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Lil peep at Dunlins!

Dunlins are a small shorebird found along our coasts during the winter. When they are here dunlins are in their non-breeding plumage and can look similar to other shorebirds upon a quick glance. Identifying shorebirds on the beach can seem overwhelming and tedious but a great way to get better at shorebird ID is taking photos of the groups of birds and comparing the birds later. Another helpful tool is using a scope or more powerful binoculars that allow you to get a great view of the bird! 


a flock of shorebirds standing next to a body of water

  Dunlin to the right of sandpipers on Capers!

Belonging to the sandpiper family, (Scolopacidae), dunlins are a similar build to most sandpipers. They are robin sized birds with a chunky body, short neck, and medium-ish length legs. In non-breeding plumage a helpful identifying factor of the dunlin is its long bill that is slightly curved at the tip. In breeding plumage the back is a rusty color and has a big black patch on its belly. 

Like many shorebirds, dunlins will run along the shoreline foraging for food. They will probe their beaks into the sand to look for invertebrates to snack on. Unlike other sandpiper species, they only probe about a quarter-inch deep or less! They winter along estuaries or salt marshes and breed in subarctic to arctic tundra. While migrating, dunlins have been seen foraging by farm or sewage treatment ponds, damp fields, and other areas that the land is submerged by 2 inches or less of water.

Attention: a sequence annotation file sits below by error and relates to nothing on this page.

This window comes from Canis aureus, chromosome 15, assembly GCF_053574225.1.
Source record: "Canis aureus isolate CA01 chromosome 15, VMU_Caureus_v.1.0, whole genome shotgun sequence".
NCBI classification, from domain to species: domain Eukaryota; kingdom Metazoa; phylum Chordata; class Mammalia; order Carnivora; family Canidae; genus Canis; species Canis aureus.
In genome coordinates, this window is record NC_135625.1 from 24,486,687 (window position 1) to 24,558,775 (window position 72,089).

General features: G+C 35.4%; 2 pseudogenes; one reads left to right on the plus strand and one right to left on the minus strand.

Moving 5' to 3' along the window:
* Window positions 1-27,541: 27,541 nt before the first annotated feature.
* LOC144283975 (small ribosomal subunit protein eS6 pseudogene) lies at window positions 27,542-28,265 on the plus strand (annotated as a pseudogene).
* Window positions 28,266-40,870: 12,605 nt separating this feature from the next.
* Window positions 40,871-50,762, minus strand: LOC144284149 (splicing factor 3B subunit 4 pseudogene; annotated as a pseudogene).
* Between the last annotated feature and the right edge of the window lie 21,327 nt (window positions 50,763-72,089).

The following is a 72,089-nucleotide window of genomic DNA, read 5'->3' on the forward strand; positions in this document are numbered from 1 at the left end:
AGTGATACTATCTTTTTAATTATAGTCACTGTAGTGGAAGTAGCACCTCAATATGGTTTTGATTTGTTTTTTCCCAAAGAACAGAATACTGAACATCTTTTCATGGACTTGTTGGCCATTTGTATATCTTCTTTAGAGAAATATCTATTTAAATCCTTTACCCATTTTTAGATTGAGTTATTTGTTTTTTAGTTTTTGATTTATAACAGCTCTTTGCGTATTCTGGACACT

In North America there are three breeding populations. Since 2006 scientists have found that the population in Northern Alaska has declined by 30%. Some speculate that habitat loss of wintering habitat could be part of their population decline. If you’d like to read more about dunlins or check out a helpful comparison tool for shorebirds, check out this link! 

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